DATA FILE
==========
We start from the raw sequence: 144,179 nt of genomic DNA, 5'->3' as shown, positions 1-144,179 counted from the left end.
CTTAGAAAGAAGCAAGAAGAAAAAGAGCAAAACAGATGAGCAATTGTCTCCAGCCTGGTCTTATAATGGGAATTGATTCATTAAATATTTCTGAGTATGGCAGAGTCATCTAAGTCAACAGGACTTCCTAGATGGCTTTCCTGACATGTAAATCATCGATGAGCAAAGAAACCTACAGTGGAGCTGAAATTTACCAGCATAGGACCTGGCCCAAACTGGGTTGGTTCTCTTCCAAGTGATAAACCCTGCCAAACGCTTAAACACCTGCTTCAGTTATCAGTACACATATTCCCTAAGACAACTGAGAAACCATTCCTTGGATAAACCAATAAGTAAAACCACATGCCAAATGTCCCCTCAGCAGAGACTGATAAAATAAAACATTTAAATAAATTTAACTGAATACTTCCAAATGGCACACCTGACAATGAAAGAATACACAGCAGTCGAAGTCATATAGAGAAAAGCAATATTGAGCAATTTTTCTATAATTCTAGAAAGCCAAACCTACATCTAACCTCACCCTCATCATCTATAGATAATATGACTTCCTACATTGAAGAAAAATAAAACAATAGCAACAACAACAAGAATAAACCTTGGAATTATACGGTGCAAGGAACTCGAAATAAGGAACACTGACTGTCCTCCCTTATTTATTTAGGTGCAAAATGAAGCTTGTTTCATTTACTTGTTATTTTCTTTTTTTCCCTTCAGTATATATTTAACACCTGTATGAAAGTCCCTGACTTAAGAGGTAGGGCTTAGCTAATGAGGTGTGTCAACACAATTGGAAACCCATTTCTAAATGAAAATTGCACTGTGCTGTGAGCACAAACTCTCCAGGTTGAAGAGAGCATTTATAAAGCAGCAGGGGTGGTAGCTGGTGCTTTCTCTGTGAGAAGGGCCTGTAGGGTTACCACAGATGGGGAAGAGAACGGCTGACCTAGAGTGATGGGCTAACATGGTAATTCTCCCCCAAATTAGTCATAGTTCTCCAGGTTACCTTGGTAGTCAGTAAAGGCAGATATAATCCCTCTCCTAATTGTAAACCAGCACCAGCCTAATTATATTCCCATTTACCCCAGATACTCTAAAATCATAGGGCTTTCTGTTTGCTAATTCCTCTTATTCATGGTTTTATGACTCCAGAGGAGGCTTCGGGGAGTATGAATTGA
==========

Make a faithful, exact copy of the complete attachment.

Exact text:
We start from the raw sequence: 144,179 nt of genomic DNA, 5'->3' as shown, positions 1-144,179 counted from the left end.
CTTAGAAAGAAGCAAGAAGAAAAAGAGCAAAACAGATGAGCAATTGTCTCCAGCCTGGTCTTATAATGGGAATTGATTCATTAAATATTTCTGAGTATGGCAGAGTCATCTAAGTCAACAGGACTTCCTAGATGGCTTTCCTGACATGTAAATCATCGATGAGCAAAGAAACCTACAGTGGAGCTGAAATTTACCAGCATAGGACCTGGCCCAAACTGGGTTGGTTCTCTTCCAAGTGATAAACCCTGCCAAACGCTTAAACACCTGCTTCAGTTATCAGTACACATATTCCCTAAGACAACTGAGAAACCATTCCTTGGATAAACCAATAAGTAAAACCACATGCCAAATGTCCCCTCAGCAGAGACTGATAAAATAAAACATTTAAATAAATTTAACTGAATACTTCCAAATGGCACACCTGACAATGAAAGAATACACAGCAGTCGAAGTCATATAGAGAAAAGCAATATTGAGCAATTTTTCTATAATTCTAGAAAGCCAAACCTACATCTAACCTCACCCTCATCATCTATAGATAATATGACTTCCTACATTGAAGAAAAATAAAACAATAGCAACAACAACAAGAATAAACCTTGGAATTATACGGTGCAAGGAACTCGAAATAAGGAACACTGACTGTCCTCCCTTATTTATTTAGGTGCAAAATGAAGCTTGTTTCATTTACTTGTTATTTTCTTTTTTTCCCTTCAGTATATATTTAACACCTGTATGAAAGTCCCTGACTTAAGAGGTAGGGCTTAGCTAATGAGGTGTGTCAACACAATTGGAAACCCATTTCTAAATGAAAATTGCACTGTGCTGTGAGCACAAACTCTCCAGGTTGAAGAGAGCATTTATAAAGCAGCAGGGGTGGTAGCTGGTGCTTTCTCTGTGAGAAGGGCCTGTAGGGTTACCACAGATGGGGAAGAGAACGGCTGACCTAGAGTGATGGGCTAACATGGTAATTCTCCCCCAAATTAGTCATAGTTCTCCAGGTTACCTTGGTAGTCAGTAAAGGCAGATATAATCCCTCTCCTAATTGTAAACCAGCACCAGCCTAATTATATTCCCATTTACCCCAGATACTCTAAAATCATAGGGCTTTCTGTTTGCTAATTCCTCTTATTCATGGTTTTATGACTCCAGAGGAGGCTTCGGGGAGTATGAATTGA